A UK Casting Director on Why Self-Tapes Are the New Showreel

Article Image
Photo Source: Pexels / Sound On

It’s a tough time for actors right now, but The Slate – Backstage’s live series of classes, seminars, and digital exercises – will help turn time on your hands to your advantage.

There are a lot of great takeaways from our recent Q&A with one of the titans of UK casting, Manuel Puro. The creator of The Acting Habit and the 21 Day Acting Challenge spoke about why he wanted to help actors find their way to the audition room, honing self-tapes without spending a fortune on kit, and why he believes self-tapes are more important than reels. 

Why he was an early adopter of self-tapes
“I live in the country – that’s one of the reasons I embraced self-tapes. I thought: ‘This is great – I’ll use this thing called self-tapes and not have to go into London as often.’ I never want to lose face-to-face auditions – that’s the most fun bit of the job. But before getting to that point, there’s a huge amount of inefficiency. Dragging actors from all over the country into scheduled slots when you don’t know whether they are right or what their interpretation of a role is. Actors spending a fortune on trains, missing out on work, having to arrange childcare – all these kinds of inconveniences, just for them to walk into an audition room and within a few seconds someone goes: ‘No, that’s just not right.’ Self-tapes eliminate all of that, so when you do get invited in, we’re really at the sharp end. Self-tapes are a great first stage – so many more actors can take part, we can take more risks in terms of different types of actors and different levels of experience, we can give people a shot by letting them have a go at a role, and seeing what they do with it.”

What to spend your money on for great self-tapes
“I’m not a fan of people spending loads of money unnecessarily. Definitely get a tripod – you get a bit queasy with handheld footage and it feels a little bit weird. But your phone is fine as a camera. Sometimes you may need to invest in lights – you can buy fantastic LED lights off Amazon or wherever for £30. But you don’t even need that if you can use lamps and natural daylight. Just fiddle around, experiment with the lighting, and get yourself set up. Do it now, before an actual self-tape comes in! When you’re calm and relaxed, and you’ve got a chance to experiment.”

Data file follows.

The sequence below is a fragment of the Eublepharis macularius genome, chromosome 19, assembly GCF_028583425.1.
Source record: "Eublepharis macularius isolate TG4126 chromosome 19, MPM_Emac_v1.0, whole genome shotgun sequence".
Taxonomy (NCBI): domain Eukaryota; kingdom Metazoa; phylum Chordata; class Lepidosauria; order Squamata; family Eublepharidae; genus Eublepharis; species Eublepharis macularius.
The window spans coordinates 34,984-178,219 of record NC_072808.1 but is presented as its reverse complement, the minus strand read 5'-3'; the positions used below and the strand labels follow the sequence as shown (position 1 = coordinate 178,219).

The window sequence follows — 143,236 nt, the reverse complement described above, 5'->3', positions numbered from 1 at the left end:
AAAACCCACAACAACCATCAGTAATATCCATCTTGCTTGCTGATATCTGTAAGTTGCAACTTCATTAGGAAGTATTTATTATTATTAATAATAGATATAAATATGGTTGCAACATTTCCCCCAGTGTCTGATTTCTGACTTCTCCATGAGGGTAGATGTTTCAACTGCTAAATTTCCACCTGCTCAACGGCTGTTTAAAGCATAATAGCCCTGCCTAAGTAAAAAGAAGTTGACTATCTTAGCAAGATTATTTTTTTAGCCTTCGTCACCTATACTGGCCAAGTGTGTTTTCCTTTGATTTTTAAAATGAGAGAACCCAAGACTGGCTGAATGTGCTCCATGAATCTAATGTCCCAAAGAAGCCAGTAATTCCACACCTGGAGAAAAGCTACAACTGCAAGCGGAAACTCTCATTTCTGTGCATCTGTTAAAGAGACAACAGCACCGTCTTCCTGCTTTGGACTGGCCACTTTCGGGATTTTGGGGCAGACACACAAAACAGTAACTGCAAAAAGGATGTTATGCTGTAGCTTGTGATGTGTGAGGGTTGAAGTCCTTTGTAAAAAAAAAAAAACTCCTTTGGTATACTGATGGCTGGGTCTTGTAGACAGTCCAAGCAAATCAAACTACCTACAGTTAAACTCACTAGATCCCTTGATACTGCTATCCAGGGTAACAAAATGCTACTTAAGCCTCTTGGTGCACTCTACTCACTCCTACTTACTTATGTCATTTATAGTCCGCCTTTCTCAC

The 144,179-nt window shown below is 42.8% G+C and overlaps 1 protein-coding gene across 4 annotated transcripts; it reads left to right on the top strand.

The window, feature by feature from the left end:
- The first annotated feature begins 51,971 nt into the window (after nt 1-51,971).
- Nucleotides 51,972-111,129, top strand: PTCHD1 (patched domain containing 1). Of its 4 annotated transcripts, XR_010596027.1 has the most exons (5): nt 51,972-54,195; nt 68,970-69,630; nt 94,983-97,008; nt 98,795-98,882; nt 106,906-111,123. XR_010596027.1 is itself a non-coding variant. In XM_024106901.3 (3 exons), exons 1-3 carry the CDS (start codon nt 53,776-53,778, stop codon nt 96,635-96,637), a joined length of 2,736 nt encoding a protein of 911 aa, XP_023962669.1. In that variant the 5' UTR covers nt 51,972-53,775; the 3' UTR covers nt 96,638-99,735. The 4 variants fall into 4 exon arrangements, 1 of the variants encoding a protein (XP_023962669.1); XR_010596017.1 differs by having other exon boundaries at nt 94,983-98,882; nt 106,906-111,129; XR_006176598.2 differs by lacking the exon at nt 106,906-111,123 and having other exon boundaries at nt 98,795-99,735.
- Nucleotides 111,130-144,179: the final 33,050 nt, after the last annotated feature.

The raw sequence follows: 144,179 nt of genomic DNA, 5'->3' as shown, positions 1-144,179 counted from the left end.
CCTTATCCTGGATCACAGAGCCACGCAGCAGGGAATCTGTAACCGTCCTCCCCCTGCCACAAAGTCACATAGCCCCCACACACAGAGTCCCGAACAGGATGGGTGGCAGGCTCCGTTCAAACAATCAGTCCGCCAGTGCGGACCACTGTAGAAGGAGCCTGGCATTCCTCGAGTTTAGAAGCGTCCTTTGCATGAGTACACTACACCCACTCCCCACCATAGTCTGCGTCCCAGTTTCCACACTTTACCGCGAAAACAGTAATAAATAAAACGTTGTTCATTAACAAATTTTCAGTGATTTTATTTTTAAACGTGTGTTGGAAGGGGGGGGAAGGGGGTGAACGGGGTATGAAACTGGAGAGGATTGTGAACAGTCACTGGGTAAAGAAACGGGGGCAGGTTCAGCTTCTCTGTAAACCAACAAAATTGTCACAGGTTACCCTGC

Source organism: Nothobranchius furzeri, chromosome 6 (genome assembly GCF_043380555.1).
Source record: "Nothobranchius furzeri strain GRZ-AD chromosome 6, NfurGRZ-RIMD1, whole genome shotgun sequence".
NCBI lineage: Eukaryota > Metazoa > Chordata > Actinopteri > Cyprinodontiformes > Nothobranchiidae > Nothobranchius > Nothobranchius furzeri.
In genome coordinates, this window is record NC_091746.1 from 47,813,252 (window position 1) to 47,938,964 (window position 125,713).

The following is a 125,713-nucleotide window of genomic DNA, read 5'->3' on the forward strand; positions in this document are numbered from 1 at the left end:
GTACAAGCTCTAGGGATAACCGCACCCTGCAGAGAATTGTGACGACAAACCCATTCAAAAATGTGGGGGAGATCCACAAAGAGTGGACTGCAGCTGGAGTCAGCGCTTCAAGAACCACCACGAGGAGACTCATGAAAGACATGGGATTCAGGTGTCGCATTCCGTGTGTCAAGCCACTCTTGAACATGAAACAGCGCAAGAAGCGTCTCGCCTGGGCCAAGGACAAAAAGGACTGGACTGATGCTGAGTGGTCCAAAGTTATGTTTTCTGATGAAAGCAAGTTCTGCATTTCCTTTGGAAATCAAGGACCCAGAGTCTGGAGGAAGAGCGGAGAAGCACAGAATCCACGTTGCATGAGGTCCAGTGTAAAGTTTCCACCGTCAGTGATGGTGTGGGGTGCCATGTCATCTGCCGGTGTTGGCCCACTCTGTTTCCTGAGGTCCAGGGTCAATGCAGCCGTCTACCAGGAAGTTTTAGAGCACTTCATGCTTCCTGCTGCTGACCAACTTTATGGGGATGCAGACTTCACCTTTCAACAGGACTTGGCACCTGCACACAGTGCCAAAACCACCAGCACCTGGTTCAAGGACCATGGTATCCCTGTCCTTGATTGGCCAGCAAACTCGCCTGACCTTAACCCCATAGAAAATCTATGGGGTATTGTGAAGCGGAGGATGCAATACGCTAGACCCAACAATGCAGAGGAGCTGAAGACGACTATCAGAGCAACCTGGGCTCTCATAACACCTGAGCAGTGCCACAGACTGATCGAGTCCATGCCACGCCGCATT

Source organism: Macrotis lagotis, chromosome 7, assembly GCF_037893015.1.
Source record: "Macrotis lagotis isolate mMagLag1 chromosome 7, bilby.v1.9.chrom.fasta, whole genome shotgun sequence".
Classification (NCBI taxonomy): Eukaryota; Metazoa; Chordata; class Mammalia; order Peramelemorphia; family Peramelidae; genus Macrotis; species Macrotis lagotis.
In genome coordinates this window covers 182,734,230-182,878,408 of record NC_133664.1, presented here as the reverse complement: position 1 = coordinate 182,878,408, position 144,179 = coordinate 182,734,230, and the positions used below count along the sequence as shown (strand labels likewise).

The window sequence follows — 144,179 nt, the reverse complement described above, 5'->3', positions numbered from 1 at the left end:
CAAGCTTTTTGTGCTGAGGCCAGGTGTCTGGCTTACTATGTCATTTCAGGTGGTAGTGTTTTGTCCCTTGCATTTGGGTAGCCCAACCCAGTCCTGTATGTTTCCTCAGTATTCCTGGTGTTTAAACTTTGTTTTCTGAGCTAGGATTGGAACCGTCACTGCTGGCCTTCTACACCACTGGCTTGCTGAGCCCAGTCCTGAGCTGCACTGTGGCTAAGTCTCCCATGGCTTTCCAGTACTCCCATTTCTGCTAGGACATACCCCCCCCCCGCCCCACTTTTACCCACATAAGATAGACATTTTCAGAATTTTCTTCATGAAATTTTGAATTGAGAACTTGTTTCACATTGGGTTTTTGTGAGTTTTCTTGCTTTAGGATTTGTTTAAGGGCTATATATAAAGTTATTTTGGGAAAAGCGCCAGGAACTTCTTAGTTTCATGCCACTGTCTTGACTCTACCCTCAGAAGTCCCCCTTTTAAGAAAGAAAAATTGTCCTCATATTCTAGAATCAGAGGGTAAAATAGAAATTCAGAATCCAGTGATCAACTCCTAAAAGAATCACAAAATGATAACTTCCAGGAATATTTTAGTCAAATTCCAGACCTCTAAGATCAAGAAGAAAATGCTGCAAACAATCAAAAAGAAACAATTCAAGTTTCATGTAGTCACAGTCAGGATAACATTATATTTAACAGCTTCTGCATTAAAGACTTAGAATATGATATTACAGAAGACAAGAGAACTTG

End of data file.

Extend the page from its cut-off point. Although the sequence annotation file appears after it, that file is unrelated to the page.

Why self-tapes are more important than showreels
“I know I’m pretty much the only person saying this at the moment, but I’m not too fussed by showreels and whether you’ve got a reel or not. I’d rather see you do a self-tape. For me, it has completely superseded the showreel. I don’t watch reels much anymore – either I’ll know who the actor is already or, if I don’t know them, I don’t want to be too influenced by a showreel. I don’t know who’s directed it, I don’t know what the role really is, or how big a budget that production had, all these things. And I don’t want to judge an actor and their ability based on a reel, one that may not show them in their best light or as right for the role. If I’m going to spend two or three minutes watching an actor, I would rather watch them doing a self-tape for exactly the role that I’m casting.”

Why he started the 21 Day Acting Challenge and the Acting Habit
“When I set up as a casting director (CD) in my own right, somebody said I should have a website. This was about 13 years ago when casting directors didn’t really have websites. At that time, there was still a lot of secrecy surrounding CDs – how they worked, what they expected of actors. And I always thought it seemed really stupid not to help actors understand what I would want when they came into an audition. So I put that on my website.

My brother-in-law is an athlete, and he and a famous athlete started online courses. There was a lightbulb moment of doing a self-tape course. From day one, seeing all these actors, different ages, and nationalities and genders, all doing the same piece of material was fascinating – how everyone interpreted it, made it their own. And watching actors comment and help each other out was just brilliant. Actors go on a real creative journey, and learn a huge amount about themselves, about their capabilities. Along with The Acting Habit, it’s something that seems to really have been a hit with performers and with other casting directors. 

This sounds like I’m showing off – it’s like a humble brag – but every day I get at least one, possibly two or three emails from actors about getting roles or call-backs, and they’re grateful. To be honest, it’s not me! I’ve set up this framework for people to figure out things on their own.”

More for UK actors? Check out Backstage.

More From Actors + Performers


Now Trending